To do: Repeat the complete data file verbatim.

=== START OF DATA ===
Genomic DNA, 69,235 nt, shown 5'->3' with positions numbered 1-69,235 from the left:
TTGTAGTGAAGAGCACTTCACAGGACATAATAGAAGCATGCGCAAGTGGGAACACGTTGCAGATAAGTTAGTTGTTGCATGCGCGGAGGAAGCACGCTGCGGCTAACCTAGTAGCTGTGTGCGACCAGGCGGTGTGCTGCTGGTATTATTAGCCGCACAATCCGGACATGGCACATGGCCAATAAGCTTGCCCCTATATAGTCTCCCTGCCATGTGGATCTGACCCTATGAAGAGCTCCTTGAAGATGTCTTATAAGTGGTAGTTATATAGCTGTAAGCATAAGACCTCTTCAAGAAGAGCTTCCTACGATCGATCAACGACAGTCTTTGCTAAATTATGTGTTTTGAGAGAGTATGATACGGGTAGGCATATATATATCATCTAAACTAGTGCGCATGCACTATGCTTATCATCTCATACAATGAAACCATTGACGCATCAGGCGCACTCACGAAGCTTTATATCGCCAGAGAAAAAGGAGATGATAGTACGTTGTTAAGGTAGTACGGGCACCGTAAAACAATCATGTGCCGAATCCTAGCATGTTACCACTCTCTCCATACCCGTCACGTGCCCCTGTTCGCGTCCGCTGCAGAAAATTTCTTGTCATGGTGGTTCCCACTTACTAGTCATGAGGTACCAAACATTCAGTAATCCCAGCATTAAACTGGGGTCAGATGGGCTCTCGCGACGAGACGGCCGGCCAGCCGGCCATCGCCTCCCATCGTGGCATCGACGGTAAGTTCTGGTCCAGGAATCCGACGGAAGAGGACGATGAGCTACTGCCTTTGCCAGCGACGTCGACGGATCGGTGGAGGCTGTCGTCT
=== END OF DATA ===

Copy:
Genomic DNA, 69,235 nt, shown 5'->3' with positions numbered 1-69,235 from the left:
TTGTAGTGAAGAGCACTTCACAGGACATAATAGAAGCATGCGCAAGTGGGAACACGTTGCAGATAAGTTAGTTGTTGCATGCGCGGAGGAAGCACGCTGCGGCTAACCTAGTAGCTGTGTGCGACCAGGCGGTGTGCTGCTGGTATTATTAGCCGCACAATCCGGACATGGCACATGGCCAATAAGCTTGCCCCTATATAGTCTCCCTGCCATGTGGATCTGACCCTATGAAGAGCTCCTTGAAGATGTCTTATAAGTGGTAGTTATATAGCTGTAAGCATAAGACCTCTTCAAGAAGAGCTTCCTACGATCGATCAACGACAGTCTTTGCTAAATTATGTGTTTTGAGAGAGTATGATACGGGTAGGCATATATATATCATCTAAACTAGTGCGCATGCACTATGCTTATCATCTCATACAATGAAACCATTGACGCATCAGGCGCACTCACGAAGCTTTATATCGCCAGAGAAAAAGGAGATGATAGTACGTTGTTAAGGTAGTACGGGCACCGTAAAACAATCATGTGCCGAATCCTAGCATGTTACCACTCTCTCCATACCCGTCACGTGCCCCTGTTCGCGTCCGCTGCAGAAAATTTCTTGTCATGGTGGTTCCCACTTACTAGTCATGAGGTACCAAACATTCAGTAATCCCAGCATTAAACTGGGGTCAGATGGGCTCTCGCGACGAGACGGCCGGCCAGCCGGCCATCGCCTCCCATCGTGGCATCGACGGTAAGTTCTGGTCCAGGAATCCGACGGAAGAGGACGATGAGCTACTGCCTTTGCCAGCGACGTCGACGGATCGGTGGAGGCTGTCGTCT